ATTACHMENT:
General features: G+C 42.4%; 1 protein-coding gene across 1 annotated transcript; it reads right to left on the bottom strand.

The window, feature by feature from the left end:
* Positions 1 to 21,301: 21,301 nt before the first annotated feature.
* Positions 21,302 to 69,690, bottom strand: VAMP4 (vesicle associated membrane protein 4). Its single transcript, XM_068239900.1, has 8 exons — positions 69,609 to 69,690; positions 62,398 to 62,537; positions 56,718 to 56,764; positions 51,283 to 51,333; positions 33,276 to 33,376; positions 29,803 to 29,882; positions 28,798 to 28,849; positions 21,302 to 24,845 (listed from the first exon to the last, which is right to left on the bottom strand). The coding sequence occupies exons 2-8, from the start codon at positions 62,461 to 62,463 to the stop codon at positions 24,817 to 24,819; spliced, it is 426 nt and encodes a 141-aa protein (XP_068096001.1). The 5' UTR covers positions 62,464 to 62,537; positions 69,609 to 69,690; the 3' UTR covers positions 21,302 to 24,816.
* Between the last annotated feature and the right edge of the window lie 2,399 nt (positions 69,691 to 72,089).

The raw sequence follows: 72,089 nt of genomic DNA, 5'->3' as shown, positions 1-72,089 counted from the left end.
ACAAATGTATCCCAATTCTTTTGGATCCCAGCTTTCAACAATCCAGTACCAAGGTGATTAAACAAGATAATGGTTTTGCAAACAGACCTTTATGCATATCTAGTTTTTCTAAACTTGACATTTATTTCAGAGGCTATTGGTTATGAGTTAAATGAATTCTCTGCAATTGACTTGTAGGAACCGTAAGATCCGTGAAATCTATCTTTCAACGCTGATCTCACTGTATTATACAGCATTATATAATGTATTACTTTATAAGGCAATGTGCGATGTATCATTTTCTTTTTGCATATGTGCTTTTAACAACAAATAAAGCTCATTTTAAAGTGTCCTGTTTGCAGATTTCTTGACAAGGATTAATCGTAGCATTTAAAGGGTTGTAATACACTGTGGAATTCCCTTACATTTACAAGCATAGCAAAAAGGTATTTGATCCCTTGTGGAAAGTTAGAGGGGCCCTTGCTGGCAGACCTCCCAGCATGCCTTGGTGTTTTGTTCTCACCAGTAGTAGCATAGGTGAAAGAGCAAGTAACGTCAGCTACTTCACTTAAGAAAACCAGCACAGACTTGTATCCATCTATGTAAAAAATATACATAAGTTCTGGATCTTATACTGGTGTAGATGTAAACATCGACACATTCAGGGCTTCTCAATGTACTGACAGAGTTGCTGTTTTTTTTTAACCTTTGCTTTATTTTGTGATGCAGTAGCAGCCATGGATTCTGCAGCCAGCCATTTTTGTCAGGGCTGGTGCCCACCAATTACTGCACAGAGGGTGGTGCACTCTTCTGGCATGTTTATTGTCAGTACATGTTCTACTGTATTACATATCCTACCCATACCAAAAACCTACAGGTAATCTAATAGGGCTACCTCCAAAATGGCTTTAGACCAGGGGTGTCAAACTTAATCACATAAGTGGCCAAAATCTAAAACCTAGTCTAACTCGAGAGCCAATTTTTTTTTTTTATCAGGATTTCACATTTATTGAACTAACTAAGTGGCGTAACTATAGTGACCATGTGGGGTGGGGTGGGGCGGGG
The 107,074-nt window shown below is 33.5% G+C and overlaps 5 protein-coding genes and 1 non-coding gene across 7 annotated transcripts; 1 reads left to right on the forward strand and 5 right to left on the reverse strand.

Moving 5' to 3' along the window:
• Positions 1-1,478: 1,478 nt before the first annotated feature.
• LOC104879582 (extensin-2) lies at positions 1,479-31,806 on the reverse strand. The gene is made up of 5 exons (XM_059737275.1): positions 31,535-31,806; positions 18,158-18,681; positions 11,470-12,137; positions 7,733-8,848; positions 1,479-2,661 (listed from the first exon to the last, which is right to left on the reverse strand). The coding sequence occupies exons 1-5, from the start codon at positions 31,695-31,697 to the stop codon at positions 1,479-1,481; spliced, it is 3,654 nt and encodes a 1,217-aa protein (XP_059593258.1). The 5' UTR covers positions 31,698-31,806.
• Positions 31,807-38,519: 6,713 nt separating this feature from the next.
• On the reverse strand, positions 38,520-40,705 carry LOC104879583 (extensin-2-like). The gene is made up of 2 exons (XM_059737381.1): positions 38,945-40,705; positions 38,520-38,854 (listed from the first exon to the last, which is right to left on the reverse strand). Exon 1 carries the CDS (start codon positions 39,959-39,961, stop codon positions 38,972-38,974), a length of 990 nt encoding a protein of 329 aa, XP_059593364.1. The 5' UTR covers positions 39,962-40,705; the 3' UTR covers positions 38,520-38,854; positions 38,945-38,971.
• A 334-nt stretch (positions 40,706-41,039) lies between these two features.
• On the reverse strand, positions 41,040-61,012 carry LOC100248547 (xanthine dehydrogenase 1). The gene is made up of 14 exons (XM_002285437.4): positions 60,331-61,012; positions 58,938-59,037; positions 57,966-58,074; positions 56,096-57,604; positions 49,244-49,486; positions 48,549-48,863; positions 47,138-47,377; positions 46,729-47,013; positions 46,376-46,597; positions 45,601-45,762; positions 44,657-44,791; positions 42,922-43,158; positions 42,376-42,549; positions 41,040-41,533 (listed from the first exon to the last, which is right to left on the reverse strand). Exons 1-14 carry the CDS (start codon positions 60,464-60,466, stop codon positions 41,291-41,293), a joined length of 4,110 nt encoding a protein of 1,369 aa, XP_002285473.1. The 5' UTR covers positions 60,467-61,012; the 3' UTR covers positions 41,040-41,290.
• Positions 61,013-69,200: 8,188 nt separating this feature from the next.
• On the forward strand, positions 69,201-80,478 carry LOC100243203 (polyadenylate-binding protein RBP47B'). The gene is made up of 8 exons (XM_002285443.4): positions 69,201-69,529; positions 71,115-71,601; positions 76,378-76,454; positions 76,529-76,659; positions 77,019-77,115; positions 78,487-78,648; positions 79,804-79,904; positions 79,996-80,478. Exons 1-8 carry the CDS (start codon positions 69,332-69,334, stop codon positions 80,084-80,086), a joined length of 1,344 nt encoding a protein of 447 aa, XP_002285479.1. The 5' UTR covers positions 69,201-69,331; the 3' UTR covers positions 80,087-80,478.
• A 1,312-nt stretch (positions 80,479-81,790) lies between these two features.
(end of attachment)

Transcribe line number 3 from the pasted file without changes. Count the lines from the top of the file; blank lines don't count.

* Positions 1 to 21,301: 21,301 nt before the first annotated feature.